How can I convert a System.Windows.Media.ImageSource to a System.Drawing.Bitmap in C#?


its older OP, but still it can come handy for some other people, as it took some time to find cleaner solution without dll interop or clipboard hacks.

this worked for me, you can use pngencoder to cut the image size before saving to file or rtf stream

private System.Drawing.Image ImageWpfToGDI(System.Windows.Media.ImageSource image) {
  MemoryStream ms = new MemoryStream();
  var encoder = new System.Windows.Media.Imaging.BmpBitmapEncoder();
  encoder.Frames.Add(System.Windows.Media.Imaging.BitmapFrame.Create(image as System.Windows.Media.Imaging.BitmapSource));
  return System.Drawing.Image.FromStream(ms);
  • If you need to convert images with alpha channel (with transparent parts), use System.Windows.Media.Imaging.PngBitmapEncoder() instead of System.Windows.Media.Imaging.BmpBitmapEncoder(). – Dariusz Wasacz Nov 3 '14 at 10:42
  • @DariuszWasacz I can't get this answer to work. It complains that image.Source does not work: 'System.Drawing.Image' does not contain a definition for 'Source' and no extension method 'Source' accepting a first argument of type 'System.Drawing.Image' could be found. I checked MSDN and Image does not have a Source property. Do you have any idea what needs to be fixed? – kayleeFrye_onDeck Feb 11 '15 at 23:20
  • 1
    @kayleeFrye_onDeck: Please note that both System.Drawing and System.Windows.Media namespaces contain class 'Image'. It looks like that you omitted namespace in argument 'System.Windows.Media.Image image' and 'System.Drawing.Image' was taken from using statements. Please check if your code is exactly the same as above. – Dariusz Wasacz Feb 16 '15 at 8:02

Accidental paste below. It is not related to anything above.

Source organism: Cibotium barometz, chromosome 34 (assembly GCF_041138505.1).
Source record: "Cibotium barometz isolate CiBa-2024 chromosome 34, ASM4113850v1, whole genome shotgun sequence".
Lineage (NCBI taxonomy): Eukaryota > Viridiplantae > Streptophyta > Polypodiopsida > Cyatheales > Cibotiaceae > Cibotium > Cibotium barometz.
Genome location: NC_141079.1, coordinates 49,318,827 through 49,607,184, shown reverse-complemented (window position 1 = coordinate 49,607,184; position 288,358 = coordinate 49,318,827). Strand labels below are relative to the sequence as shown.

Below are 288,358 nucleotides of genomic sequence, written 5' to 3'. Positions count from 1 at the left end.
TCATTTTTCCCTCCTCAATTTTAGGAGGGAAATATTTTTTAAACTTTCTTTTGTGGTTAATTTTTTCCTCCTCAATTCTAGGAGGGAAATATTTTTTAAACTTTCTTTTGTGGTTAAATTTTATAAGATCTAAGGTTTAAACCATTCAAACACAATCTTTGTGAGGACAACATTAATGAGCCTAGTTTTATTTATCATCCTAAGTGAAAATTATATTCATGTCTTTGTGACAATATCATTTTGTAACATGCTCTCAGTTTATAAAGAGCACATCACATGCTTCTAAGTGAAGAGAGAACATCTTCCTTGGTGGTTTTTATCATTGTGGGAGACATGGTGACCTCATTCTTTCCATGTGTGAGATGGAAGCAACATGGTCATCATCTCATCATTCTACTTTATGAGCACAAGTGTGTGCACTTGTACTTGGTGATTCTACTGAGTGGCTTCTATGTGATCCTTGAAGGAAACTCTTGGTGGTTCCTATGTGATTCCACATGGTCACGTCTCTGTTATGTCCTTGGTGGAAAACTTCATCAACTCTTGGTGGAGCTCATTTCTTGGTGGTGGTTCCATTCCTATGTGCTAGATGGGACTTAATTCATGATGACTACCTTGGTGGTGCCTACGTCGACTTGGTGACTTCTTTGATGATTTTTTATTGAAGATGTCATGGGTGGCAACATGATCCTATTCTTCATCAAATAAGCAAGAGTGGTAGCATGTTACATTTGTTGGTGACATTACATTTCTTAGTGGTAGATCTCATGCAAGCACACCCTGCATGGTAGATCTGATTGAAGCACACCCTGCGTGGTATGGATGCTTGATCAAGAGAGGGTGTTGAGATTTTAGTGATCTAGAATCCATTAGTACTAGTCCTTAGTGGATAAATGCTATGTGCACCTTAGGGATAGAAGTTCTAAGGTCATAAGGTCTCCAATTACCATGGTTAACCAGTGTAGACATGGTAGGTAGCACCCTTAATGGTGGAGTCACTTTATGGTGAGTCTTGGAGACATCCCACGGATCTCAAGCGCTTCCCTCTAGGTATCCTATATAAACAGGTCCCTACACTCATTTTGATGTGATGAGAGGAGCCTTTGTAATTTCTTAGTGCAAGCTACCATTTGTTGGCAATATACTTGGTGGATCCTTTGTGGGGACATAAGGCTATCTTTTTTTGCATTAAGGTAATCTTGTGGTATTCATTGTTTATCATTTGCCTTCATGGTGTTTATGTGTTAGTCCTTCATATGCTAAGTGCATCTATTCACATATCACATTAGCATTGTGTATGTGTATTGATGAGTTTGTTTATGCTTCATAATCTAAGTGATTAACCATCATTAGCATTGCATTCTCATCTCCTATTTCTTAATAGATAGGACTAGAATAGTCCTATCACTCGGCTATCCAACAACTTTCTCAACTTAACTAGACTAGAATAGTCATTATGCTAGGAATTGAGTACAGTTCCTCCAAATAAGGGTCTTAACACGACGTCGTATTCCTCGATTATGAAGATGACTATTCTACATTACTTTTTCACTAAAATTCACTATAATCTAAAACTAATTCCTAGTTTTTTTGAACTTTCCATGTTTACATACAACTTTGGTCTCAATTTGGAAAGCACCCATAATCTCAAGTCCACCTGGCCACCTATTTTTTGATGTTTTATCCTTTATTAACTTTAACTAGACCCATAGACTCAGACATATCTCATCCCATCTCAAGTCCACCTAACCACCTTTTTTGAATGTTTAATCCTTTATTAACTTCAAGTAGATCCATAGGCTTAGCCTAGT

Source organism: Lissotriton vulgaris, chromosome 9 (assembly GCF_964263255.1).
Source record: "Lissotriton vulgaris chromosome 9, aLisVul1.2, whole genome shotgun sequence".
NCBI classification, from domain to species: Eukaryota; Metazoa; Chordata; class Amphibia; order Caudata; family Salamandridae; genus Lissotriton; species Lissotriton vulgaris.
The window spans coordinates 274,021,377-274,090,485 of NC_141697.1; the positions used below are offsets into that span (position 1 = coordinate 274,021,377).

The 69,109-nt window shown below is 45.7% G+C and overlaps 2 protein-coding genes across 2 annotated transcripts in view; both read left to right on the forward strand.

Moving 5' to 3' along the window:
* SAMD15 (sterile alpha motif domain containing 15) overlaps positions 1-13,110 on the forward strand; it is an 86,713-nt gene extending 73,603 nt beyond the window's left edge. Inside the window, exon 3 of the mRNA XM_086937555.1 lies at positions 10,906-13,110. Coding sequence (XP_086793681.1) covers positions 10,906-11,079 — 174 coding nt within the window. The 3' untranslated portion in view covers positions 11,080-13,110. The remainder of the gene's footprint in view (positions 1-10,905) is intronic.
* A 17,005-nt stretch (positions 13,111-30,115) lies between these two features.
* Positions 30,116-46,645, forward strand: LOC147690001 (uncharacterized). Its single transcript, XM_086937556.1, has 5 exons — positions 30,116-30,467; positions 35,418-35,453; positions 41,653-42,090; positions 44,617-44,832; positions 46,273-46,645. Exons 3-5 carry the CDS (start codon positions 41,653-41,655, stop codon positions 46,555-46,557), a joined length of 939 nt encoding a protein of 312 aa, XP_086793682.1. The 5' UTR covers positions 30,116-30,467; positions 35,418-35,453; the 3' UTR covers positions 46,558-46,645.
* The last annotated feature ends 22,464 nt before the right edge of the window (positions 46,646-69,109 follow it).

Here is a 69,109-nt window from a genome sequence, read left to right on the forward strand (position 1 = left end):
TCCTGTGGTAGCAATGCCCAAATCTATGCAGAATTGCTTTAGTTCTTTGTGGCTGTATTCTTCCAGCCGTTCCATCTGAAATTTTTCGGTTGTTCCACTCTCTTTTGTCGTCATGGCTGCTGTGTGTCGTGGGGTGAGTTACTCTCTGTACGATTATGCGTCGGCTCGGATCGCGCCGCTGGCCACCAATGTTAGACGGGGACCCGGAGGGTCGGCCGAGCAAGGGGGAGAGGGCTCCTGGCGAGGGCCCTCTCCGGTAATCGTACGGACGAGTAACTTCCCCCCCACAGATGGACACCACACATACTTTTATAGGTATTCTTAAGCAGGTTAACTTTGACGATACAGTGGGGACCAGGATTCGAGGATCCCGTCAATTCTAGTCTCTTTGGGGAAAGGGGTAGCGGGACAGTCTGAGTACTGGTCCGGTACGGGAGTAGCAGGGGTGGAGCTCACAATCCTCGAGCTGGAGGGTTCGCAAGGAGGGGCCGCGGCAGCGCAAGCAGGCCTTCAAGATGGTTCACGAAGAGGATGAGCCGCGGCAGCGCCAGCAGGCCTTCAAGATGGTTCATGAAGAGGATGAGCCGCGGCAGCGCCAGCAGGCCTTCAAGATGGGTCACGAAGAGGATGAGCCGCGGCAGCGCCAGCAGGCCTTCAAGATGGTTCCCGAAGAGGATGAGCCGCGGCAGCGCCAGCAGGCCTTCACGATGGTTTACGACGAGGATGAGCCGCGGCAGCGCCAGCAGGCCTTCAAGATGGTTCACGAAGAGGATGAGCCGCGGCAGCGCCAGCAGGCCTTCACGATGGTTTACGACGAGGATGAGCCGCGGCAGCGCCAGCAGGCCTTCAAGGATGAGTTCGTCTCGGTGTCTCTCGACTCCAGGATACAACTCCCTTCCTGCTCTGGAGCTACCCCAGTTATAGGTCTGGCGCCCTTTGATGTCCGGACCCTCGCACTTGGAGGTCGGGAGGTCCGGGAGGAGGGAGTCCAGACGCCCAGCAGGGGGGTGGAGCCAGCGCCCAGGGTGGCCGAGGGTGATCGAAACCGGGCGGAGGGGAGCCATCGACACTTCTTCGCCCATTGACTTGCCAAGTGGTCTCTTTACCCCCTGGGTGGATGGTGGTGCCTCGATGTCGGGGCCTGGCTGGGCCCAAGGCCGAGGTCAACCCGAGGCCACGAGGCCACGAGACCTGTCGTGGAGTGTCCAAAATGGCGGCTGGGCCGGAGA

• I feel like I'm missing something here, @DariuszWasacz. You were right in that it was using System.Drawing.Image, so kudos for that, but I can't find a member of System.Windows.Media that is "Image". The closest I can find is System.Windows.Media.ImageSource. Since your code above used the .Source attribute of Image, it seemed like the logical leap. – kayleeFrye_onDeck Feb 18 '15 at 17:55
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    @kayleeFrye_onDeck: The code above wasn't originally mine :-). My code goes like this: public static System.Drawing.Image ImageWpfToGdi2(this ImageSource image) { var ms = new MemoryStream(); var encoder = new System.Windows.Media.Imaging.PngBitmapEncoder(); encoder.Frames.Add(System.Windows.Media.Imaging.BitmapFrame.Create((System.Windows.Media.Imaging.BitmapSource)image)); encoder.Save(ms); ms.Flush(); var btm = (System.Drawing.Bitmap)System.Drawing.Image.FromStream(ms); return btm; } – Dariusz Wasacz Feb 19 '15 at 7:44


How to easily convert WinForms System.Drawing.Bitmap into WPF ImageSource you learned from this article. Today, I'll explain how to do it contrary. Actually, all he have to do is to extract handler from BitmapSource, however, such approach is not supported, thus the only thing we can do is just copy pixels of BitmapSource (or BitmapFrame) into byte array and then copy them into the pointer of HBitmap.

  • Both this and previous posts are the same approach: copy bitmap scan lines to a byte array and then create a bitmap from memory block. The bitmap assumes that the memory block contains scan lines during the bitmap lifetime. However after leaving the fixed(byte* pB = bits) code, the memory can be overwritten by .net memory manager and the bitmap gets corrupted. The solution is to use Marshal.AllocHGlobal, but in this case the memory block must be be maintained by user code (that is: must be freed after use by Marshal.FreeHGlobal). – Dariusz Wasacz Nov 3 '14 at 11:12
  • Link is dead; this is why we ask people to post answers instead of links. – Dour High Arch Feb 27 '20 at 19:31

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